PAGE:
‘Ghost ship’ is an illusion of a 3-dimensional, 17th century boat, rendered by two intersecting planar projections — beamed onto vertical, perpendicular planes of water. With a specialization in the creation of additional, optical dimensions, Romanian architecture collective visualSKIN have been able to materialize not only nocturnal mirage in the low-lit urban landscape but also a retro-futuristic hologram, simply using water curtains and old-fashioned stage lights. The image of the ship wavers with the movement of the wind, creating a dreamy and haunting scene.
Designed by Takao Inoue and called OLED Tampopo, these beautiful lights are made from real dandelions that have been suspended inside an acrylic block with a miniature OLED light embedded within the stem. It is an art piece more than a light. When asked the inspiration of creating the lamp, Inoue says “Fragility is expressed by an illuminated wavering TAMPOPO. It reminds us of our old memories of picking up dandelion’s puff. The mysterious light gives us a moment to release ourselves”. We have no idea about how the power for the lights comes from and how did managed to avoid air bubbles while embedding dandelions into the blocks. But if you want to have one yourself, you can order it from somewheretokyo.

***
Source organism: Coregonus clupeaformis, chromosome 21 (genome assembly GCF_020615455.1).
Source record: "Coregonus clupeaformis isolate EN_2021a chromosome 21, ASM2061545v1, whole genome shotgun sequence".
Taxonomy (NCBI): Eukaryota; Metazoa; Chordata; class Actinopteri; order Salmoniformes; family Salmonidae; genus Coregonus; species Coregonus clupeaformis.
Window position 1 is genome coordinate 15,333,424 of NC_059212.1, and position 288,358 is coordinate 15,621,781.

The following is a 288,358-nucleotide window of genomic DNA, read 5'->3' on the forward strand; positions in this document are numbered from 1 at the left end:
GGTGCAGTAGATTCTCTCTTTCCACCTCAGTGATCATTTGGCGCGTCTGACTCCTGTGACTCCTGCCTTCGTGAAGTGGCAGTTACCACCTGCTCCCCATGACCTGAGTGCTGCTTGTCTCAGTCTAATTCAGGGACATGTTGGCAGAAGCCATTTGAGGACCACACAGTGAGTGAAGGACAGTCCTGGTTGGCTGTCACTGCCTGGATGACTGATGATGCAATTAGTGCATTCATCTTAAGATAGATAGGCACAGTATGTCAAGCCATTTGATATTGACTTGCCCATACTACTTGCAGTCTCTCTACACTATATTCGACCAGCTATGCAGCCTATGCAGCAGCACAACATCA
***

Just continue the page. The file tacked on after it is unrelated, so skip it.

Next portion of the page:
Monkey Light Pro is an interesting Kickstarter campaign launched by San Francisco-based design company MonkeyLectric. Basically, it is a bicycle wheel display system with the ability to feature motion graphics while you ride. The LED display system is designed to be compatible with any standard bicycle wheel so that anyone can mount it on their wheels and put on a moving light show while they go for a ride. The best part is, you can display your own graphics or message. You can create a playlist with your very own images and animations with their web application, then send the playlist to “Monkey Light Pro” via bluetooth. Once you’re rolling the display fills the bike wheel and is visible from both sides. You can find more details on its kickstarter page.
Sean Lenz and Kris Abildgaard’s, both San Francisco-based artists collaborate on this ongoing project titled “Neon Luminance“. The duo dropped high-powered multi-color glow sticks into various waterfalls in Northern California and then made exposures varying from 30 seconds to 7 minutes to capture the light trailing through water as the sticks are carried with the natural current. It also mentioned by the artists, those glowing sticks were collected after capture, thus no pollution was made to the water.